Day of Sobriety in Russia Date in the current year: September 11, 2016

Day of Sobriety in Russia Day of Sobriety is an unofficial Russian holiday celebrated on September 11. It was first observed in 1911 or 1914 (according to different sources) and did not gain much popularity. Then the holiday was forgotten for a long time, until activists of Russian temperance movement decided to revive it in the 21st century.

The original Day of Sobriety was instituted by the Russian Orthodox Church. The date of September 11 was chosen because on this day Eastern Orthodox Christians celebrate Beheading of the Holy and Glorious Prophet, Forerunner and Baptist John. On this day, the faithful are expected to observe a strict fast, which includes abstinence from alcohol.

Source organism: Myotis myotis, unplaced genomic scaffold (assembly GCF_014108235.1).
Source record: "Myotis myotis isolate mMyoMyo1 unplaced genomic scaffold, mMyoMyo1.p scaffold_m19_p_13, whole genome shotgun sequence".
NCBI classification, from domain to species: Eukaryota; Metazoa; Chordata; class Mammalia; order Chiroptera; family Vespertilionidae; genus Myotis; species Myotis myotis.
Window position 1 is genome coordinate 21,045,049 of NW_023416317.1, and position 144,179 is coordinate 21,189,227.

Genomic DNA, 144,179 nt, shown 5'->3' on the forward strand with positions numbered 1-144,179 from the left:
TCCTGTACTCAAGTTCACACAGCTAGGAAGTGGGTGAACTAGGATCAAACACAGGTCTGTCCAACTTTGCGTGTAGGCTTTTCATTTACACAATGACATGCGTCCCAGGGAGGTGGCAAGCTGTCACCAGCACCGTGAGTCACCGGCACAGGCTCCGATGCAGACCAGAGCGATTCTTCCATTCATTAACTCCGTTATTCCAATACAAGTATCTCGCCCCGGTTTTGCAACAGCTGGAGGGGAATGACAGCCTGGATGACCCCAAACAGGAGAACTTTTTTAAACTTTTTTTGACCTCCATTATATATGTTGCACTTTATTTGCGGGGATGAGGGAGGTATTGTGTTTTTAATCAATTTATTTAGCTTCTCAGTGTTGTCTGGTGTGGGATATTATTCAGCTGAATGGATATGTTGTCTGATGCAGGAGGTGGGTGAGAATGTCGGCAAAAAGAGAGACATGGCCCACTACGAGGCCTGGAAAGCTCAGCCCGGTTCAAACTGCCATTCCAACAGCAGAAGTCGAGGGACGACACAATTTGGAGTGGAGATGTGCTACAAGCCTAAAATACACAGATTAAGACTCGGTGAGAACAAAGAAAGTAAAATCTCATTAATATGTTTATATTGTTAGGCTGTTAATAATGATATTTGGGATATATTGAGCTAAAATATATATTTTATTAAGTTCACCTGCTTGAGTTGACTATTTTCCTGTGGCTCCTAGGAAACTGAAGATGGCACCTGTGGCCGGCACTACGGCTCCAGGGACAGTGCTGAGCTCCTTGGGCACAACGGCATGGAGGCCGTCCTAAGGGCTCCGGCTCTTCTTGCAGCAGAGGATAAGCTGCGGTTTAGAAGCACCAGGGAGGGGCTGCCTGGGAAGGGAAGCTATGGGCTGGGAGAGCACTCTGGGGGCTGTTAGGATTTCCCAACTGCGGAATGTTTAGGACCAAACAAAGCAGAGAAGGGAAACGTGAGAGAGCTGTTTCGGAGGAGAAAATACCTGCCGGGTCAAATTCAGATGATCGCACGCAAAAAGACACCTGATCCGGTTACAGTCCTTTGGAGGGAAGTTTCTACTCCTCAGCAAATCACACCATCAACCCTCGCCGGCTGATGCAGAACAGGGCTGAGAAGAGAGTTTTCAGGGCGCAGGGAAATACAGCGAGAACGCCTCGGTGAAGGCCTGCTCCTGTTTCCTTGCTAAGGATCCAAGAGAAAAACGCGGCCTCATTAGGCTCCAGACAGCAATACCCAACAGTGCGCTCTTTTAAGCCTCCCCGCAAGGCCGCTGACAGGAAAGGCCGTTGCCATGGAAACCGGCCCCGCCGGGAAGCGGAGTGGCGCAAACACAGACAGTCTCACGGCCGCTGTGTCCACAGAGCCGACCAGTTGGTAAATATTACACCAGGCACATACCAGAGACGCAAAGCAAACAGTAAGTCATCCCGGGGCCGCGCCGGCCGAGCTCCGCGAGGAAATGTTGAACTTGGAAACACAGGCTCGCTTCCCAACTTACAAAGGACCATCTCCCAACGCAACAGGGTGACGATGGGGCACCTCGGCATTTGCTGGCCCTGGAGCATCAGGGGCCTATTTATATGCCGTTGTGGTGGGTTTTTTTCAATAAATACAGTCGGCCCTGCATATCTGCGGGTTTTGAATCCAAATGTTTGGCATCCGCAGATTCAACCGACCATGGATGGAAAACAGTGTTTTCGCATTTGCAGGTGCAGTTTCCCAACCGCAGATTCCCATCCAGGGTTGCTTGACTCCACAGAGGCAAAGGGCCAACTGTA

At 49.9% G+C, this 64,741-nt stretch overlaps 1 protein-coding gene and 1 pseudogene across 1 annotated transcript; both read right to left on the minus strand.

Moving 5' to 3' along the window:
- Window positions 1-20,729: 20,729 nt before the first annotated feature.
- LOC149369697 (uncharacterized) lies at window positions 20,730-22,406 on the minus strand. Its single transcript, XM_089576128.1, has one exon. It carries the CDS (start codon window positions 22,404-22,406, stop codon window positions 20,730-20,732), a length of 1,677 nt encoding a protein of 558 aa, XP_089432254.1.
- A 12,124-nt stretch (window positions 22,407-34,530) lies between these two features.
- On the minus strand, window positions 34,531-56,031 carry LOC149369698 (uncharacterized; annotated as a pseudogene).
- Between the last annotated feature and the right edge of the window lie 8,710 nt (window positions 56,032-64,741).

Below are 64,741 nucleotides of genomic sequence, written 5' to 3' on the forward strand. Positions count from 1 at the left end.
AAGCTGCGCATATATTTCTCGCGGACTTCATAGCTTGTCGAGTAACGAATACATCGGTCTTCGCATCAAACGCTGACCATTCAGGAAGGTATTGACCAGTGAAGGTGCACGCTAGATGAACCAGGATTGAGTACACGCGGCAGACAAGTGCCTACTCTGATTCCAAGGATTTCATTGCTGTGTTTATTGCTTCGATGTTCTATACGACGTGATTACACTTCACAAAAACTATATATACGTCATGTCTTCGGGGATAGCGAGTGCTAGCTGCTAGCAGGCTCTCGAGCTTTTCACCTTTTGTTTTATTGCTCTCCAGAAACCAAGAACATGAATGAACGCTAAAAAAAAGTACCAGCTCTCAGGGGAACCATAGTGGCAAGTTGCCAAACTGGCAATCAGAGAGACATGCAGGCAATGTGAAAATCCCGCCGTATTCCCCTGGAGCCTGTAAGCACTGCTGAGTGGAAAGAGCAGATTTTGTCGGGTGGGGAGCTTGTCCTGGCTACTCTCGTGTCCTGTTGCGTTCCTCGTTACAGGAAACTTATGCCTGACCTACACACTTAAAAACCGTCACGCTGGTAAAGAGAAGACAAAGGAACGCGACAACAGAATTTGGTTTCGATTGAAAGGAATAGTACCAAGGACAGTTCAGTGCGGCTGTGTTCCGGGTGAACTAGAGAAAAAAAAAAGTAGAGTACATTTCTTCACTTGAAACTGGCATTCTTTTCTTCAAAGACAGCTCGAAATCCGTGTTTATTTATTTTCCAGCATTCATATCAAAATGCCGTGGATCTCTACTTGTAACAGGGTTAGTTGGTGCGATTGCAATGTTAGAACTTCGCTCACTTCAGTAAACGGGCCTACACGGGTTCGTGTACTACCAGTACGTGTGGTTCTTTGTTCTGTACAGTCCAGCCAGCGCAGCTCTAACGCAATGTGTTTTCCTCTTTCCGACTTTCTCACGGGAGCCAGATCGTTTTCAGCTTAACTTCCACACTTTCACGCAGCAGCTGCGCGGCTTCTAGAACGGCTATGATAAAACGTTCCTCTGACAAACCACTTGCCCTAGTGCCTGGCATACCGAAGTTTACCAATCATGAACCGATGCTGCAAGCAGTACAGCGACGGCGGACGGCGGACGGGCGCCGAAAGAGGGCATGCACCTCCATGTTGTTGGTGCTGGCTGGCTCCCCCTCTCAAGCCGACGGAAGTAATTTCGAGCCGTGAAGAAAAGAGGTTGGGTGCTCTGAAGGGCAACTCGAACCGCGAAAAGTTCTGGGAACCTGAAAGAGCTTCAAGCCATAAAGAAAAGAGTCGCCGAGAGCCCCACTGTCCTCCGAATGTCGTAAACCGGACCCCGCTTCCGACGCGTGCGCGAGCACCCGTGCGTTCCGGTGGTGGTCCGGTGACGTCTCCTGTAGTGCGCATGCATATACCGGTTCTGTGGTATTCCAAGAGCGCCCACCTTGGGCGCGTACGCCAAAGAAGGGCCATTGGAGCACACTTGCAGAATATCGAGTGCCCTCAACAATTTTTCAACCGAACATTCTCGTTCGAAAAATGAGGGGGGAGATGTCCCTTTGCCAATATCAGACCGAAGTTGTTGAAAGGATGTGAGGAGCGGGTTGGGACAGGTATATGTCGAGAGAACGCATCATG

After the Russian Revolution of 1917, the Church lost its influence in Russia, and Day of Sobriety was forgotten. However, the Soviet government struggled for sobriety in its own way by carrying out anti-alcohol campaigns. In the USSR, there were several major campaigns in 1918, 1929, 1958, 1972 and 1985.

Following the dissolution of the Soviet Union, Russian temperance movement groups decided to revive the celebration of Day of Sobriety. Their initiative was supported by the Russian Orthodox Church. However, the holiday is still unofficial.

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Day of Sobriety in Russia, holidays in Russia, unofficial holiday, Beheading of St John the Baptist